On February 26, 1935, a converted commercial van filled with top-secret equipment parked next to a field near Daventry in the English midland. The equipment was then connected to a few improvised radio antennas previously erected in the field. High-frequency radio waves were beamed out from the nearby British Broadcast Company to a transmitter in Daventry.
When a Handley Page Heyford biplane bomber approached the site, scientists in the van were able to demonstrate for the first time on British soil that radio waves reflected off flying aircraft. This allowed the scientists to detect the plane using the antennas in the field.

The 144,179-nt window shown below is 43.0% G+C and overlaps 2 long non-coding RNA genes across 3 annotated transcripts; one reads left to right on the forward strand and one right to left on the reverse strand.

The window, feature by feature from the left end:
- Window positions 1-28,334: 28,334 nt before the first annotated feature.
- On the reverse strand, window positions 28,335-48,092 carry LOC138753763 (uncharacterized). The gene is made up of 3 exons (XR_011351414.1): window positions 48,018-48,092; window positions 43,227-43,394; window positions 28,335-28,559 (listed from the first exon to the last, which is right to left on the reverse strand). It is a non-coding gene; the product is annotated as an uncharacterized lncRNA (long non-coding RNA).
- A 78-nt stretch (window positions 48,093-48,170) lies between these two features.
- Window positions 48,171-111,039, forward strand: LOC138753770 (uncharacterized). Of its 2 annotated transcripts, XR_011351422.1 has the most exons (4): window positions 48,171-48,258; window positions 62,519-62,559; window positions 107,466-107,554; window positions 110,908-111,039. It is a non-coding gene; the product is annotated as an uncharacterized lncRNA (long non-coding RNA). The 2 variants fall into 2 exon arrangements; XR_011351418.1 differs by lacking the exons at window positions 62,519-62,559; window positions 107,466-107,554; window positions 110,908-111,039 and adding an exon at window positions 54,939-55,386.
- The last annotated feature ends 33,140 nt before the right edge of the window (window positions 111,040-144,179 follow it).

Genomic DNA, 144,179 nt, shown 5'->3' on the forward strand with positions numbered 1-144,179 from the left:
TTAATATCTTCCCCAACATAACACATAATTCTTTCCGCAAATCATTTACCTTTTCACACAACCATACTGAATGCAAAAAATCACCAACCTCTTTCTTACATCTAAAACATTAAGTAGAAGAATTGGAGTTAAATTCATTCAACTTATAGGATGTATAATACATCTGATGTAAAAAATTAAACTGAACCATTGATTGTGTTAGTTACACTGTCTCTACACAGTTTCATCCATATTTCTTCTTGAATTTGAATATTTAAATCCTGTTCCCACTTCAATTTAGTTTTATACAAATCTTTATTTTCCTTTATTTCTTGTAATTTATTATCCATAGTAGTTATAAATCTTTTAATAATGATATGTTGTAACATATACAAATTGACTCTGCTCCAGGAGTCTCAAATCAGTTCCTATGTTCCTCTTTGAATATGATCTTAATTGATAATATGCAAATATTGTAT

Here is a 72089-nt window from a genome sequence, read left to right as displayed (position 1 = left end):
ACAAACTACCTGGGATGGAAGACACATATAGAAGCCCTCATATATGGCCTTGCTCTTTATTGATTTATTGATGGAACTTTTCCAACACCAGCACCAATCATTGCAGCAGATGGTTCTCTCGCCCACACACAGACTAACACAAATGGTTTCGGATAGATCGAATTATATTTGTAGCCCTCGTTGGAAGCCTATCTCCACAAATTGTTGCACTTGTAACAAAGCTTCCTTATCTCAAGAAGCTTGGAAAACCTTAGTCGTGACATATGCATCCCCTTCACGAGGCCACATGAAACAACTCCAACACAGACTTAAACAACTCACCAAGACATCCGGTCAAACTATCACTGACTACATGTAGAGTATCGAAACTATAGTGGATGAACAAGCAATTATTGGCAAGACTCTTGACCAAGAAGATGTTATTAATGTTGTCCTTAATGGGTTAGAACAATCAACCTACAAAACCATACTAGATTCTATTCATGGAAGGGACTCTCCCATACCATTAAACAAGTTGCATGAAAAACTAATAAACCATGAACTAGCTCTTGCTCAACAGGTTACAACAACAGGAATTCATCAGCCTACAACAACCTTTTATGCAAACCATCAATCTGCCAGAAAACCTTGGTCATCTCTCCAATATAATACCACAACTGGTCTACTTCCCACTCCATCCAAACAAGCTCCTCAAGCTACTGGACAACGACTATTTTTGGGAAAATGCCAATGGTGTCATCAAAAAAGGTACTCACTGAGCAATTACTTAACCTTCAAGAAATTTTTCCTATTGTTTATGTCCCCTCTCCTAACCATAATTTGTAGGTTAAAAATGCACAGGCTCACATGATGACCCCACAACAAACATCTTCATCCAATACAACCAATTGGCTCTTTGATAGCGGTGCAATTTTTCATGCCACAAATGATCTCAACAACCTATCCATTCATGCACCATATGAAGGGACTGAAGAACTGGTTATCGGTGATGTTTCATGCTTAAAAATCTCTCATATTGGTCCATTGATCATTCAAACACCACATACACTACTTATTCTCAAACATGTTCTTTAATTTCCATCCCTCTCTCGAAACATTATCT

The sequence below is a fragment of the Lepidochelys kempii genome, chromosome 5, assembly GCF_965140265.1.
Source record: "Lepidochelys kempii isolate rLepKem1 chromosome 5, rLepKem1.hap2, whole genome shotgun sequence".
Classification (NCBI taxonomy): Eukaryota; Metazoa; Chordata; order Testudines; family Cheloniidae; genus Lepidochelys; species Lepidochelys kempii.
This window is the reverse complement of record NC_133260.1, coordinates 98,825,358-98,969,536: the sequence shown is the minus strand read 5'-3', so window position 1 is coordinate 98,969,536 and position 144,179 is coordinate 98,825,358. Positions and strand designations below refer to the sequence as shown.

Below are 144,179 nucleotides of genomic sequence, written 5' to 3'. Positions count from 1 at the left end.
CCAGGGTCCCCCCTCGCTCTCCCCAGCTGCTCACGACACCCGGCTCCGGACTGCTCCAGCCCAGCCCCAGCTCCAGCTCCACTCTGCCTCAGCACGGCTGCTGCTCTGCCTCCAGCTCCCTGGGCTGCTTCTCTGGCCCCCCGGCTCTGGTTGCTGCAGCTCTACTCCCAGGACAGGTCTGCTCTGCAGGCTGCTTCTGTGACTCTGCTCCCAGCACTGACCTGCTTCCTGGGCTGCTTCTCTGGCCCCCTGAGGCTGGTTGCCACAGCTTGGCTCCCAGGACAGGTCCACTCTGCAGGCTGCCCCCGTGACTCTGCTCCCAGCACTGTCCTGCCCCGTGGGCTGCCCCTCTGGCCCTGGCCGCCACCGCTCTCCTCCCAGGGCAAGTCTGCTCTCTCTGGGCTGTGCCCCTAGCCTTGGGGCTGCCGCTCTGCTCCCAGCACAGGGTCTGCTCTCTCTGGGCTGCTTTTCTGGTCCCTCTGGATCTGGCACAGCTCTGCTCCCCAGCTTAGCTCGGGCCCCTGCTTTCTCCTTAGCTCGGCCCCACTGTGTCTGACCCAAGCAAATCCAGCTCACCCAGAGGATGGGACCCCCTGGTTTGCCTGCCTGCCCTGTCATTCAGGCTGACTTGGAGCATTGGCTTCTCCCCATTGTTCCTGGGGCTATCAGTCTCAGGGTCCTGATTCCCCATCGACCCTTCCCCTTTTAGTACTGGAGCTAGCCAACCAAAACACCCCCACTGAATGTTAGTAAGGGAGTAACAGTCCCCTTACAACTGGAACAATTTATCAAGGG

The so-called “Daventry Experiment” convinced Air Marshal Hugh Dowding of the technology’s potential. The initial detection range was only eight miles, yet in under five years, the technology had advanced to where radar stations were installed around the coastline. These installations were known as Chain Home and were the world’s first working radar system. This initial system had a 100-mile range, capable of observing the build-up of German formations on the other side of the English Channel. This allowed the Royal Air Force to prevail during the Battle of Britain and turn the tide of World War II.
This memorial marks the spot where Arnold Wilkins and Robert Watson Watt parked their van to carry out the experiment. It was unveiled in 2001, and is complete with an information board to the right of plaque that explains the event.
Know Before You Go
The field where the antennas were erected is near the rear and has a public footpath throughout.